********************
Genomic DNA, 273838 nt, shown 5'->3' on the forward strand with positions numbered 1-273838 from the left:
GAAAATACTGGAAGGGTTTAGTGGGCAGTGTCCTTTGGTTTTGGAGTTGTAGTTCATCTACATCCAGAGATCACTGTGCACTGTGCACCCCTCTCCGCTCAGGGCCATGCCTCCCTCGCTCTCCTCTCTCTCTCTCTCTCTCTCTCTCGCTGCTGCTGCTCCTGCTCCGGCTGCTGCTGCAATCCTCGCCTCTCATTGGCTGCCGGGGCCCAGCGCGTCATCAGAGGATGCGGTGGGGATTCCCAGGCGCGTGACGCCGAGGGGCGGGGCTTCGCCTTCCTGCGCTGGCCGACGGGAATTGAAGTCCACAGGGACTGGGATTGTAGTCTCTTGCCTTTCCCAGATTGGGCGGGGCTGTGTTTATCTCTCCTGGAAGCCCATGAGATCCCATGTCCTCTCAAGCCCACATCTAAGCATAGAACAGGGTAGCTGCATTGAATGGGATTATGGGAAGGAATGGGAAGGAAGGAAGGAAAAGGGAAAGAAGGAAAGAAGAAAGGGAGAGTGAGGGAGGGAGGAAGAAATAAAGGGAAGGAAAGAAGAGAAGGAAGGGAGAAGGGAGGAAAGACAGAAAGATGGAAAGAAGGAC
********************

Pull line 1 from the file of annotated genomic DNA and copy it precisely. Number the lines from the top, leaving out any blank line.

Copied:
Genomic DNA, 273838 nt, shown 5'->3' on the forward strand with positions numbered 1-273838 from the left: